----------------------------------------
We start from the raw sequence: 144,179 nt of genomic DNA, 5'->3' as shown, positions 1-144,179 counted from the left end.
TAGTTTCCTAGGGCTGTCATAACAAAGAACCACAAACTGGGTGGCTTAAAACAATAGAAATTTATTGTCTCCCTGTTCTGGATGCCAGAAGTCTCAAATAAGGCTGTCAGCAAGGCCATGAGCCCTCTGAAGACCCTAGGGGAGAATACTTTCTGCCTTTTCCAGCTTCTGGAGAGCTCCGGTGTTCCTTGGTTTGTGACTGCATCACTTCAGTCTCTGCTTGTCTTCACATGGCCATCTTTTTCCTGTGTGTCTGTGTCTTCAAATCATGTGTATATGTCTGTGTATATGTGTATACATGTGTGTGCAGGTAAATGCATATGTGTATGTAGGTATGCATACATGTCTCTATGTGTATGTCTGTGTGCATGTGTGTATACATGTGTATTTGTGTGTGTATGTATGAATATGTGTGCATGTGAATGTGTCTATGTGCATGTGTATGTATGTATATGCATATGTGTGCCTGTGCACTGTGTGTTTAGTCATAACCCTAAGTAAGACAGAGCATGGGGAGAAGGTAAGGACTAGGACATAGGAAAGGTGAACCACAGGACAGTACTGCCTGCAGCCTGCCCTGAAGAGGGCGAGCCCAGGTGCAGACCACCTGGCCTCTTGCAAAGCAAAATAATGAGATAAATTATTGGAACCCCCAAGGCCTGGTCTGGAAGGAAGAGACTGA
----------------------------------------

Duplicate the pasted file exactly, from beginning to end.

We start from the raw sequence: 144,179 nt of genomic DNA, 5'->3' as shown, positions 1-144,179 counted from the left end.
TAGTTTCCTAGGGCTGTCATAACAAAGAACCACAAACTGGGTGGCTTAAAACAATAGAAATTTATTGTCTCCCTGTTCTGGATGCCAGAAGTCTCAAATAAGGCTGTCAGCAAGGCCATGAGCCCTCTGAAGACCCTAGGGGAGAATACTTTCTGCCTTTTCCAGCTTCTGGAGAGCTCCGGTGTTCCTTGGTTTGTGACTGCATCACTTCAGTCTCTGCTTGTCTTCACATGGCCATCTTTTTCCTGTGTGTCTGTGTCTTCAAATCATGTGTATATGTCTGTGTATATGTGTATACATGTGTGTGCAGGTAAATGCATATGTGTATGTAGGTATGCATACATGTCTCTATGTGTATGTCTGTGTGCATGTGTGTATACATGTGTATTTGTGTGTGTATGTATGAATATGTGTGCATGTGAATGTGTCTATGTGCATGTGTATGTATGTATATGCATATGTGTGCCTGTGCACTGTGTGTTTAGTCATAACCCTAAGTAAGACAGAGCATGGGGAGAAGGTAAGGACTAGGACATAGGAAAGGTGAACCACAGGACAGTACTGCCTGCAGCCTGCCCTGAAGAGGGCGAGCCCAGGTGCAGACCACCTGGCCTCTTGCAAAGCAAAATAATGAGATAAATTATTGGAACCCCCAAGGCCTGGTCTGGAAGGAAGAGACTGA